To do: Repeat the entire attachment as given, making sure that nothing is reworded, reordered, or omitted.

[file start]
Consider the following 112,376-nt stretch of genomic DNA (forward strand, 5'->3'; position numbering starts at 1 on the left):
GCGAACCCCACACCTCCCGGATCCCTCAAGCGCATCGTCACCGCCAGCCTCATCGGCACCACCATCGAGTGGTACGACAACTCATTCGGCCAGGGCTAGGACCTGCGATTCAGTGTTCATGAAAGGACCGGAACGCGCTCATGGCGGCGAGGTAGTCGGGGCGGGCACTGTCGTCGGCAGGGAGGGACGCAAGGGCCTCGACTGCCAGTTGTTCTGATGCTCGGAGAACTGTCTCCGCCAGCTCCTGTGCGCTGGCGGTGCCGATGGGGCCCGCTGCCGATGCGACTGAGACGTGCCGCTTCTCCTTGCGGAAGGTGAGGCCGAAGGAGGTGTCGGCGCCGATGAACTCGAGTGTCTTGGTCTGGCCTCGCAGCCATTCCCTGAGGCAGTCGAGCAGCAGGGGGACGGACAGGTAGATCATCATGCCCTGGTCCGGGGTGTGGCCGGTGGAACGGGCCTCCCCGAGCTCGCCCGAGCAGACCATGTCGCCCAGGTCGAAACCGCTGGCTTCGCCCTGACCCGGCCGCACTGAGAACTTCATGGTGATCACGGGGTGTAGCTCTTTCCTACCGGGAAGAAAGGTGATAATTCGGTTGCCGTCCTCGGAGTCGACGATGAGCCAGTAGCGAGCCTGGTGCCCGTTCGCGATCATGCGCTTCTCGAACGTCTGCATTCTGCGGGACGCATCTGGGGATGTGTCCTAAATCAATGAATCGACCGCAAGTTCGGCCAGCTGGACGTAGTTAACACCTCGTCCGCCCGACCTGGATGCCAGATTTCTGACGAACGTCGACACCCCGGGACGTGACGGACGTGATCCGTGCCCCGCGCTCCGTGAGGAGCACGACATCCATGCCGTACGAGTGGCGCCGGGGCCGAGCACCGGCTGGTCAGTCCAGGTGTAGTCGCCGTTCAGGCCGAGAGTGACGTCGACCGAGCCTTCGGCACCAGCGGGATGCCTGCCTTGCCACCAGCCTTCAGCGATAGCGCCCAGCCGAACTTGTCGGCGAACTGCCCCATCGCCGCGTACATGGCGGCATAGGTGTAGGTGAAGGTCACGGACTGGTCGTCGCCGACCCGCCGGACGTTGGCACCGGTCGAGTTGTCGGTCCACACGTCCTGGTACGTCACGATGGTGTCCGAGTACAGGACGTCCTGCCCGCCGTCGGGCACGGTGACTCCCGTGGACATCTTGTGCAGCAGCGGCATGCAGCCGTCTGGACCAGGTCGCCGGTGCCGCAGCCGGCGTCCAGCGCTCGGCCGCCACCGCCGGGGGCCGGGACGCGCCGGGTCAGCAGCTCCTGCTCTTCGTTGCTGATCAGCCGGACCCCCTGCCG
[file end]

Consider the following 112,376-nt stretch of genomic DNA (forward strand, 5'->3'; position numbering starts at 1 on the left):
GCGAACCCCACACCTCCCGGATCCCTCAAGCGCATCGTCACCGCCAGCCTCATCGGCACCACCATCGAGTGGTACGACAACTCATTCGGCCAGGGCTAGGACCTGCGATTCAGTGTTCATGAAAGGACCGGAACGCGCTCATGGCGGCGAGGTAGTCGGGGCGGGCACTGTCGTCGGCAGGGAGGGACGCAAGGGCCTCGACTGCCAGTTGTTCTGATGCTCGGAGAACTGTCTCCGCCAGCTCCTGTGCGCTGGCGGTGCCGATGGGGCCCGCTGCCGATGCGACTGAGACGTGCCGCTTCTCCTTGCGGAAGGTGAGGCCGAAGGAGGTGTCGGCGCCGATGAACTCGAGTGTCTTGGTCTGGCCTCGCAGCCATTCCCTGAGGCAGTCGAGCAGCAGGGGGACGGACAGGTAGATCATCATGCCCTGGTCCGGGGTGTGGCCGGTGGAACGGGCCTCCCCGAGCTCGCCCGAGCAGACCATGTCGCCCAGGTCGAAACCGCTGGCTTCGCCCTGACCCGGCCGCACTGAGAACTTCATGGTGATCACGGGGTGTAGCTCTTTCCTACCGGGAAGAAAGGTGATAATTCGGTTGCCGTCCTCGGAGTCGACGATGAGCCAGTAGCGAGCCTGGTGCCCGTTCGCGATCATGCGCTTCTCGAACGTCTGCATTCTGCGGGACGCATCTGGGGATGTGTCCTAAATCAATGAATCGACCGCAAGTTCGGCCAGCTGGACGTAGTTAACACCTCGTCCGCCCGACCTGGATGCCAGATTTCTGACGAACGTCGACACCCCGGGACGTGACGGACGTGATCCGTGCCCCGCGCTCCGTGAGGAGCACGACATCCATGCCGTACGAGTGGCGCCGGGGCCGAGCACCGGCTGGTCAGTCCAGGTGTAGTCGCCGTTCAGGCCGAGAGTGACGTCGACCGAGCCTTCGGCACCAGCGGGATGCCTGCCTTGCCACCAGCCTTCAGCGATAGCGCCCAGCCGAACTTGTCGGCGAACTGCCCCATCGCCGCGTACATGGCGGCATAGGTGTAGGTGAAGGTCACGGACTGGTCGTCGCCGACCCGCCGGACGTTGGCACCGGTCGAGTTGTCGGTCCACACGTCCTGGTACGTCACGATGGTGTCCGAGTACAGGACGTCCTGCCCGCCGTCGGGCACGGTGACTCCCGTGGACATCTTGTGCAGCAGCGGCATGCAGCCGTCTGGACCAGGTCGCCGGTGCCGCAGCCGGCGTCCAGCGCTCGGCCGCCACCGCCGGGGGCCGGGACGCGCCGGGTCAGCAGCTCCTGCTCTTCGTTGCTGATCAGCCGGACCCCCTGCCG